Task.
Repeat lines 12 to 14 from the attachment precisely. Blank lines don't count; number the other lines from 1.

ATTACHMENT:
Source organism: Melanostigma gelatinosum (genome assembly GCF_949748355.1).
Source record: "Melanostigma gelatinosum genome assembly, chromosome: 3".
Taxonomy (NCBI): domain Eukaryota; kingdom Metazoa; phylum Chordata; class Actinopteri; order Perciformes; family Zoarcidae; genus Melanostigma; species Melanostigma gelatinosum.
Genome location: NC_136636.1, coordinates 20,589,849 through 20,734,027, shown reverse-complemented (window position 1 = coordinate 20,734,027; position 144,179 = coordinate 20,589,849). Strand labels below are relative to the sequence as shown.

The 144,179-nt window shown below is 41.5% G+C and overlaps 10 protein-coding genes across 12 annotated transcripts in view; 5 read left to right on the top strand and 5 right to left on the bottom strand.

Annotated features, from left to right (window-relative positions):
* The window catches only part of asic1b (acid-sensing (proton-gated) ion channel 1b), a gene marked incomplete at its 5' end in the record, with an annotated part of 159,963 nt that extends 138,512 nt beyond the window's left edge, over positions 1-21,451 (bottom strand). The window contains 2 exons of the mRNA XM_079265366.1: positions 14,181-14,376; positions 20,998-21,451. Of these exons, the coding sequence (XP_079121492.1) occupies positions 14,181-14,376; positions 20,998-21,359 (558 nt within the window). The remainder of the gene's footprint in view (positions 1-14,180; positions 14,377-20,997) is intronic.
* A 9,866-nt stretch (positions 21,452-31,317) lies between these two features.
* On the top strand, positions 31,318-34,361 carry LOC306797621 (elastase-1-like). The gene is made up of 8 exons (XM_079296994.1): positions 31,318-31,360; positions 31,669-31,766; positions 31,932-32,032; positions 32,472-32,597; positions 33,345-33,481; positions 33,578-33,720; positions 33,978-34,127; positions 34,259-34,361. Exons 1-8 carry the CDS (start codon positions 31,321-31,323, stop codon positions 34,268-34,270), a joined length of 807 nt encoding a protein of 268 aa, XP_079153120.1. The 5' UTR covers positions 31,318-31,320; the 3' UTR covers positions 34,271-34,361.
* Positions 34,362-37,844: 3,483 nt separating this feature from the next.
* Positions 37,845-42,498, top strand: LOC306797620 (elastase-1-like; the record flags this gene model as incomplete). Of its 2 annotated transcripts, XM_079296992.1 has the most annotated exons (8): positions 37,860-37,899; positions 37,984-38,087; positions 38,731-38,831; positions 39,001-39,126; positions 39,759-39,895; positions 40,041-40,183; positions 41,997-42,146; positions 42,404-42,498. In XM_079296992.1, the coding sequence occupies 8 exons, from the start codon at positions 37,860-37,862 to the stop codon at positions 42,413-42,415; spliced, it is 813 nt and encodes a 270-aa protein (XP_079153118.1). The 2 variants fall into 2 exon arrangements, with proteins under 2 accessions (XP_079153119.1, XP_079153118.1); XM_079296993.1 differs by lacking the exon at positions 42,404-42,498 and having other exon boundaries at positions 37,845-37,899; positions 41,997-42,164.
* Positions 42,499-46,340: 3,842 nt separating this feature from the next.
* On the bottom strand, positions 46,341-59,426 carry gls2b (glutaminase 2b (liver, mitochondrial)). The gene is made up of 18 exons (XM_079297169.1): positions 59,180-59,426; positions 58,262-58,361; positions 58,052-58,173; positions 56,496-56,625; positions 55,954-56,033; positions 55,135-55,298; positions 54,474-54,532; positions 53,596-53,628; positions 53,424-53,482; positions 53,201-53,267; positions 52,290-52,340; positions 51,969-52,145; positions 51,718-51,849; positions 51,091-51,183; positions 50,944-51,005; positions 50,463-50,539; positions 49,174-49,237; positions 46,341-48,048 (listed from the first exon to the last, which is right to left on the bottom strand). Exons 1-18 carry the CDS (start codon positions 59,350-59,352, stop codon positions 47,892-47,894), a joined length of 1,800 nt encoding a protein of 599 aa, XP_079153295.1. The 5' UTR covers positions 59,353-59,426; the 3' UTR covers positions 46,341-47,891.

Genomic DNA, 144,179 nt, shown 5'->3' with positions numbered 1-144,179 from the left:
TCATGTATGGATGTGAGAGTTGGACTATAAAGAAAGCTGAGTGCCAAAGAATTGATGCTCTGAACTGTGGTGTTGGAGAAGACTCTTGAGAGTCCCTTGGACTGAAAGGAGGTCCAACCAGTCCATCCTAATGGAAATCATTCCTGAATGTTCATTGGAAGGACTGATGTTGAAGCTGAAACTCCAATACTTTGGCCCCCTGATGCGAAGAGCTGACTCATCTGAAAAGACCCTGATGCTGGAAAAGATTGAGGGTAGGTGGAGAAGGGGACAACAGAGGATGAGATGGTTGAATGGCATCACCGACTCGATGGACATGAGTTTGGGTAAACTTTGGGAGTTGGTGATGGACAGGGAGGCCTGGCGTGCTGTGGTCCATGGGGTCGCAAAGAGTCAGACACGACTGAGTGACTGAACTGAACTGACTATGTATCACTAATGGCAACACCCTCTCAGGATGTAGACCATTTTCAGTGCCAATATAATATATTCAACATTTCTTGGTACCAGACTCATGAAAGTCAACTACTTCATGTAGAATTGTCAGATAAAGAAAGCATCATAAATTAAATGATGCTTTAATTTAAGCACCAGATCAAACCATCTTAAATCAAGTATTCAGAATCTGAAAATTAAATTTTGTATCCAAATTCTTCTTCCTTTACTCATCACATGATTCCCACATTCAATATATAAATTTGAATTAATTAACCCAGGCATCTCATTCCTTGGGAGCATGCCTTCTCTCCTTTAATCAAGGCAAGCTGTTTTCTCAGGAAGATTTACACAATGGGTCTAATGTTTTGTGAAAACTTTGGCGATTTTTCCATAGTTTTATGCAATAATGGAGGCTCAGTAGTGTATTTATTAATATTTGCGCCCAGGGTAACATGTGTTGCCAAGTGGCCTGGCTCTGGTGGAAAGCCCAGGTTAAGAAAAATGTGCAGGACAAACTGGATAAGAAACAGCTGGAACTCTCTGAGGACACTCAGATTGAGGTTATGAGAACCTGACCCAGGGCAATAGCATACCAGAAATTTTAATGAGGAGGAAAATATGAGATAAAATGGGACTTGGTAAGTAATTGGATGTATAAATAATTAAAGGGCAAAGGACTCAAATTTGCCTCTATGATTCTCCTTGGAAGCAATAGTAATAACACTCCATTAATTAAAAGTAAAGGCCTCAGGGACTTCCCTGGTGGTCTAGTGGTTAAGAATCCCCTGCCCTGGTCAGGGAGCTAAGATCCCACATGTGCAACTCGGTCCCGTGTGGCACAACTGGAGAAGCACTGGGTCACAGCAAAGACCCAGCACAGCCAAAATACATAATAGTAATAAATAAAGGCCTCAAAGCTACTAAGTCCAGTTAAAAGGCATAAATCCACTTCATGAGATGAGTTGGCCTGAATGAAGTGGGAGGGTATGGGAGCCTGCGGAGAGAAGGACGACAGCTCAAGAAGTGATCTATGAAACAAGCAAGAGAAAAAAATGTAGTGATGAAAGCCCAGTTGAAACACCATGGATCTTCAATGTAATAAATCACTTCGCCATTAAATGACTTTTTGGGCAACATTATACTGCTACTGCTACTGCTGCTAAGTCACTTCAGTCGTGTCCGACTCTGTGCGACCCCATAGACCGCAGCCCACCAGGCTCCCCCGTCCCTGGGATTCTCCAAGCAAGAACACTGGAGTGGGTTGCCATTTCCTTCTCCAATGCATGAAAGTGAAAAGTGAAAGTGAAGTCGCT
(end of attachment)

* Positions 42,499-46,340: 3,842 nt separating this feature from the next.
* On the bottom strand, positions 46,341-59,426 carry gls2b (glutaminase 2b (liver, mitochondrial)). The gene is made up of 18 exons (XM_079297169.1): positions 59,180-59,426; positions 58,262-58,361; positions 58,052-58,173; positions 56,496-56,625; positions 55,954-56,033; positions 55,135-55,298; positions 54,474-54,532; positions 53,596-53,628; positions 53,424-53,482; positions 53,201-53,267; positions 52,290-52,340; positions 51,969-52,145; positions 51,718-51,849; positions 51,091-51,183; positions 50,944-51,005; positions 50,463-50,539; positions 49,174-49,237; positions 46,341-48,048 (listed from the first exon to the last, which is right to left on the bottom strand). Exons 1-18 carry the CDS (start codon positions 59,350-59,352, stop codon positions 47,892-47,894), a joined length of 1,800 nt encoding a protein of 599 aa, XP_079153295.1. The 5' UTR covers positions 59,353-59,426; the 3' UTR covers positions 46,341-47,891.

Genomic DNA, 144,179 nt, shown 5'->3' with positions numbered 1-144,179 from the left: